Turkey’s lira lagged most emerging-market currencies on Tuesday amid debates in the government on foreign-exchange policy, while Brazilian assets were being closely watched after outflows on fears of political interference in state-run companies. By 6 pm Istanbul time, dollar/TL had traded up to 7.09-10, losing 0.87% for the day. The Borsa Istanbul main index, too, withered (down by 1.89%) in the ill winds of a nasty tussles between AKP and the position about former economy czar Mr Berat Albayrak’s controversial legacy.
Markets showed some concern over the government’s defending policies of Berat Albayrak, a former finance minister and President Tayyip Erdogan’s son-in-law, that saw a sharp decline in foreign exchange reserves. Some saw that as a sign that Albayrak could make a return.
“The story that Albayrak could return in some capacity sinew and one that investors will be monitoring closely,” said Piotr Matys, senior FX strategist for central and eastern Europe at Rabobank.
But he added that the main source of support, such as high interest rates and commitment to maintaining tight monetary policy, remain intact, and the day’s move could be a correction after the lira’s impressive run over the past few months.
In Brazil, news that President Jair Bolsonaro fired the head of state-run oil company Petrobras roiled markets, which may have amplified Turkey’s currency volatility. Investors took the move as a sign that some of Bolsonaro’s market-friendly initiatives may be rolled back.
Brazilian markets had their worst day since the autumn. The Bovespa index lost almost 5% with state-run companies leading the declines. Petrobras finished the day down 21%.
Emre Peker, a director at the Eurasia Group political consultancy, said the spat comes at a fragile time for Erdogan, who has seen his support waver in recent public surveys as a result of economic hardship and rising food prices across the country.
“When I look at both the lawsuit and Erdogan’s comments, I see a typical attempt to deflect blame and change the conversation with these conspiracy theories, and allegations and unfounded links to terrorism to try and absolve the government of responsibility,” Peker told Al-Monitor.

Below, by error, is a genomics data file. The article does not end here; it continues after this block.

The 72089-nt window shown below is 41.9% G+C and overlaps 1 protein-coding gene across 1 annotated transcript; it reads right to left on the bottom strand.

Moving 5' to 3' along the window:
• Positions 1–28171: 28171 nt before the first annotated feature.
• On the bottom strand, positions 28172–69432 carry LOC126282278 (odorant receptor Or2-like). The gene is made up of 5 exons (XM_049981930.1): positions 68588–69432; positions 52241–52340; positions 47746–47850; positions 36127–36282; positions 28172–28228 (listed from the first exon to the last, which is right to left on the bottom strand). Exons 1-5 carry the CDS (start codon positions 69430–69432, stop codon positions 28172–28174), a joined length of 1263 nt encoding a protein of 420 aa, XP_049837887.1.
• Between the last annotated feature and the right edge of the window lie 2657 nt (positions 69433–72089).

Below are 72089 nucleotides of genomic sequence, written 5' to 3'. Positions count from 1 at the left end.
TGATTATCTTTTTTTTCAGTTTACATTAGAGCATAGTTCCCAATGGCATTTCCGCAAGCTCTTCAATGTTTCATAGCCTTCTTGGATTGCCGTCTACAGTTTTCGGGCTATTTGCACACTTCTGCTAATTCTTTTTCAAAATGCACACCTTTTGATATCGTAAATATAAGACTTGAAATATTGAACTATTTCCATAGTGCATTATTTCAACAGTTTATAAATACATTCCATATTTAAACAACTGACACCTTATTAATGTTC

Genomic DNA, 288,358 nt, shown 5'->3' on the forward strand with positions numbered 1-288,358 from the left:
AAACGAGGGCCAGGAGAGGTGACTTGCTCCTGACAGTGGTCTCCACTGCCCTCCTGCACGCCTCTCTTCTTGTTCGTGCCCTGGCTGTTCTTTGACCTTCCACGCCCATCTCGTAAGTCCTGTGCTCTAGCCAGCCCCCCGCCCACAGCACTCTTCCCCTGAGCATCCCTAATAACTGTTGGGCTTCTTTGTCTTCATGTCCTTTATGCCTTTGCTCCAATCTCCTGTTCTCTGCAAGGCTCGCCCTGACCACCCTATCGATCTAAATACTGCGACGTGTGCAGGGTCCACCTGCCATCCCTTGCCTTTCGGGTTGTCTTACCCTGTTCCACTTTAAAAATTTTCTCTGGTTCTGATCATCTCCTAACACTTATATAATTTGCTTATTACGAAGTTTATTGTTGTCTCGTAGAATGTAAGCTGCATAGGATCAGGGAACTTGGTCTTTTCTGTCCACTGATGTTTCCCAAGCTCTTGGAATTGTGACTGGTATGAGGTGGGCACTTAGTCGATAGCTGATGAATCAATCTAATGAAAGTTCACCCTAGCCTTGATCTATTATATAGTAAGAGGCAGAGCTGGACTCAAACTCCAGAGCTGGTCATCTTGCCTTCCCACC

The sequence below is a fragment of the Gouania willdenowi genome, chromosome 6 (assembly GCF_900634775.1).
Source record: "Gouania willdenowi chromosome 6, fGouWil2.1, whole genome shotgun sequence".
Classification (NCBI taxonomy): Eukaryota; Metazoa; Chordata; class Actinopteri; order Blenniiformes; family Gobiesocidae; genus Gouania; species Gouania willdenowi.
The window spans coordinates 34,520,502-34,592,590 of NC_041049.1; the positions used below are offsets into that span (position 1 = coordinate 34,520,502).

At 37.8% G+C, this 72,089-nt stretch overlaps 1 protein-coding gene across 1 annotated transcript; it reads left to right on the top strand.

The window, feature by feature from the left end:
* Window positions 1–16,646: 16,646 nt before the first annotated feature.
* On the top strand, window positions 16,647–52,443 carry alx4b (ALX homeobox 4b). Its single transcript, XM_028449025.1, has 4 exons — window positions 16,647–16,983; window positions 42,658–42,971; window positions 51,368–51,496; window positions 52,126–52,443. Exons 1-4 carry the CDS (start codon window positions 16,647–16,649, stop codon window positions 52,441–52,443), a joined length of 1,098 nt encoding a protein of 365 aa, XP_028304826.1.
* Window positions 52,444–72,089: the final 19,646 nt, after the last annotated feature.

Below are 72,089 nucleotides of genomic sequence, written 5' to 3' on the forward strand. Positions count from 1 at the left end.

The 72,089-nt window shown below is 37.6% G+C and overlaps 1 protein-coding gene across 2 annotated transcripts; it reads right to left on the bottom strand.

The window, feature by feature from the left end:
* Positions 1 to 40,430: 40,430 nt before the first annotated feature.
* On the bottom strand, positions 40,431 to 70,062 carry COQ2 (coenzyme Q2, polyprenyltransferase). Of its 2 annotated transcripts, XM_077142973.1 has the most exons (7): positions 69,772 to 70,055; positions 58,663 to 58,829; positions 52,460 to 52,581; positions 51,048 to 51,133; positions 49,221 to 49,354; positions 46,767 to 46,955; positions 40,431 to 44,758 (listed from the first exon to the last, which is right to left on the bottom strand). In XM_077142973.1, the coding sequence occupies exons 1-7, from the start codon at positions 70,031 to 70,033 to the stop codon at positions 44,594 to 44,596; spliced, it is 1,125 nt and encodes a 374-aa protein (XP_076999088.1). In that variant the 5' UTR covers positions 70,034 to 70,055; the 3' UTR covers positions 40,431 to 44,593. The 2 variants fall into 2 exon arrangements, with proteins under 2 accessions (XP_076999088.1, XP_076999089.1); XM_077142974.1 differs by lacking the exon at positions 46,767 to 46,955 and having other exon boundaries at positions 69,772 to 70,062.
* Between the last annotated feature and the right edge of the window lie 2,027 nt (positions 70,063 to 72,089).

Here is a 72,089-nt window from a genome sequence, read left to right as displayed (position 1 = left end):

Peker said much of the nation’s recent cash inflow is speculative and foreign direct investment continues to lag, as in other countries, due to the pandemic.
Such dynamics, Peker said, have been pushing Erdogan to seek domestic political wins to bolster voter support ahead of scheduled 2023 elections, in which he’ll need at least 50% of the popular vote to extend his 18-year tenure in power.
“It’s not a good picture for Erdogan,” Peker told Al-Monitor. “He knows this and every other week we have a new topic of discussion to try and divert attention, to keep the public occupied and to find the magic formula that will once again push his support above 50%.”
Turkish assets are also hurt by soaring Brent oil prices and rising US long bond yields. As a rule thumb, a $10/barrel jump in Brent widens the current account deficit by $3.5 bn per annum, which is an equation global investors must be monitoring carefully. Turkey’s maturing foreign debt payments soared to $182 bn by year-end 2020, as the private sector began to re-leverage in anticipation of a strong economic rebound. Higher US bond yields raise the cost of refinancing foreign debt.
The Albayrak debate is likely to fade way soon, as with all the diversionary tactics of AKP had over the last few months, but it is too early to contemplate a “buy-the-dip” scenario, as Turkey and US head to a major clash over S-400 missiles and US’s pro-Kurdish policy in Northeast Syria. Talk of more CAATSA sanctions could lead to another shake down in the TL in March.
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